By the time he reached the 1990s, Somers had indisputably cemented his reputation as one of the greatest composers Canada had ever produced. As such, he was permitted to be more selective of who he chose to compose for in his old age and showed preference for his favourite artists.[1]

Despite his age, Somers still kept active within the Canadian and international music communities, giving the opening address at the Alberta Music Conference in 1993, writing a choral piece for the 50th Anniversary of the United Nations in 1995 and serving as the writer-in-residence for the first "Word and Music Festival" held at the University of Windsor in 1997.[1]

Canada honoured him in 1995 with tribute concerts given by the University of Ottawa and the National Arts Centre for his 70th birthday.[1]

Somers passed away on March 9, 1999 in Toronto, Ontario.[1]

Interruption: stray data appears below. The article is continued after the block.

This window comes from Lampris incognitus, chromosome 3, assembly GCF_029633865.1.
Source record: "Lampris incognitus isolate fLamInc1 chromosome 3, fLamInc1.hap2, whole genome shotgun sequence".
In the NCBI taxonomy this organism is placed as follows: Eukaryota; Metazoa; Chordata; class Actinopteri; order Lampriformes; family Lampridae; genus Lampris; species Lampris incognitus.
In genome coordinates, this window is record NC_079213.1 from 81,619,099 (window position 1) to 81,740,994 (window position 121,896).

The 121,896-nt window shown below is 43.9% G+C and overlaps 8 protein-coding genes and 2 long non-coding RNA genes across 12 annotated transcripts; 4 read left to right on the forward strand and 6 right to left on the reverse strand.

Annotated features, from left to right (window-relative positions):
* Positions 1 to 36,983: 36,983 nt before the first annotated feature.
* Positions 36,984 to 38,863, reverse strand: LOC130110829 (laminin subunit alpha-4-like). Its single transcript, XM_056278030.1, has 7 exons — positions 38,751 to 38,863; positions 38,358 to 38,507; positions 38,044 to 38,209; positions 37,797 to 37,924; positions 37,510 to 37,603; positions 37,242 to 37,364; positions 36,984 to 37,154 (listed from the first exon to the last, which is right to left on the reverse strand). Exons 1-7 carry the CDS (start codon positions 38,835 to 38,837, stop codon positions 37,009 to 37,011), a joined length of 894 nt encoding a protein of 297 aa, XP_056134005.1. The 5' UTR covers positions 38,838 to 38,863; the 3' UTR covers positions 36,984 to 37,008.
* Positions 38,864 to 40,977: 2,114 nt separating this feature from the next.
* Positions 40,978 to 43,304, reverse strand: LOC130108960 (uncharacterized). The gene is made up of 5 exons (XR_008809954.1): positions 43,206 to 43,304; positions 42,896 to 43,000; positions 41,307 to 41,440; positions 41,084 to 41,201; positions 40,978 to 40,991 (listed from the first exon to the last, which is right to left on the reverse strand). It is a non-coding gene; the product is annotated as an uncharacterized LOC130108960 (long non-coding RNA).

Composer[edit]

Harry Somers was immensely successful as a composer. He had an eclectic, personal approach to 20th century styles and composed a large body of work that walked a fine line between an elite modernity and popular appeal. His works were performed nationally and internationally during his lifetime, with performances in the USA, Central and South Americas, Europe and the Soviet Union.[1] His output consisted essentially of tonal works that incorporated elements of atonality later on in his career.

Somers described his approach to composition as follows:

"Over the years I've worked consistently on three different levels with three different approaches to composition. On one level my approach has been what I call 'community music' or 'music for use': For example music for amateurs and music for school use. On a second level I've created 'functional music,' in the specific sense: music for television, films and theatre, where the composition has to work in company with another medium and serve the demands of that medium. On a third level I have created without consideration for any limitations, sometimes completely experimentally, sometimes extending the line of a particular direction on which I had been working through a series of works.